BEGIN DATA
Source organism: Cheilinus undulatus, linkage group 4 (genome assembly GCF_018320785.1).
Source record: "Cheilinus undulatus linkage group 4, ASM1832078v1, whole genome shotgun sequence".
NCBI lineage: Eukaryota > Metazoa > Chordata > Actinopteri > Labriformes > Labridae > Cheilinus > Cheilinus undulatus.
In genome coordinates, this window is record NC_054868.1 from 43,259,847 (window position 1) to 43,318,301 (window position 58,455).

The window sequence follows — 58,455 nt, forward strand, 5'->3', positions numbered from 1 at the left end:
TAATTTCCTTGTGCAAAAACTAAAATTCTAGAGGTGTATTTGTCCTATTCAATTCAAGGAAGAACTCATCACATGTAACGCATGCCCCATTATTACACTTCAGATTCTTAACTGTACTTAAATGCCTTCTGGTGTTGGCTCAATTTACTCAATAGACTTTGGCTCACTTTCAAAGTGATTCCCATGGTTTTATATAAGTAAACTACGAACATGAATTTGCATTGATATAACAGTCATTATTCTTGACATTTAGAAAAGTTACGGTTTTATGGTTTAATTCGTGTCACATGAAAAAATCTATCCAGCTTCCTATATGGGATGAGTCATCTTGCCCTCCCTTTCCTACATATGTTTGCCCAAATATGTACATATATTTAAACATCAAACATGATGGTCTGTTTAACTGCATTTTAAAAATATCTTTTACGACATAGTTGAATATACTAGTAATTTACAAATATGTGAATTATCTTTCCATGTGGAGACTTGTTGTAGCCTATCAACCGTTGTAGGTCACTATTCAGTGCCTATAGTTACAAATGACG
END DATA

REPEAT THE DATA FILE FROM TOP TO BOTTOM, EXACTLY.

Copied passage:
Source organism: Cheilinus undulatus, linkage group 4 (genome assembly GCF_018320785.1).
Source record: "Cheilinus undulatus linkage group 4, ASM1832078v1, whole genome shotgun sequence".
NCBI lineage: Eukaryota > Metazoa > Chordata > Actinopteri > Labriformes > Labridae > Cheilinus > Cheilinus undulatus.
In genome coordinates, this window is record NC_054868.1 from 43,259,847 (window position 1) to 43,318,301 (window position 58,455).

The window sequence follows — 58,455 nt, forward strand, 5'->3', positions numbered from 1 at the left end:
TAATTTCCTTGTGCAAAAACTAAAATTCTAGAGGTGTATTTGTCCTATTCAATTCAAGGAAGAACTCATCACATGTAACGCATGCCCCATTATTACACTTCAGATTCTTAACTGTACTTAAATGCCTTCTGGTGTTGGCTCAATTTACTCAATAGACTTTGGCTCACTTTCAAAGTGATTCCCATGGTTTTATATAAGTAAACTACGAACATGAATTTGCATTGATATAACAGTCATTATTCTTGACATTTAGAAAAGTTACGGTTTTATGGTTTAATTCGTGTCACATGAAAAAATCTATCCAGCTTCCTATATGGGATGAGTCATCTTGCCCTCCCTTTCCTACATATGTTTGCCCAAATATGTACATATATTTAAACATCAAACATGATGGTCTGTTTAACTGCATTTTAAAAATATCTTTTACGACATAGTTGAATATACTAGTAATTTACAAATATGTGAATTATCTTTCCATGTGGAGACTTGTTGTAGCCTATCAACCGTTGTAGGTCACTATTCAGTGCCTATAGTTACAAATGACG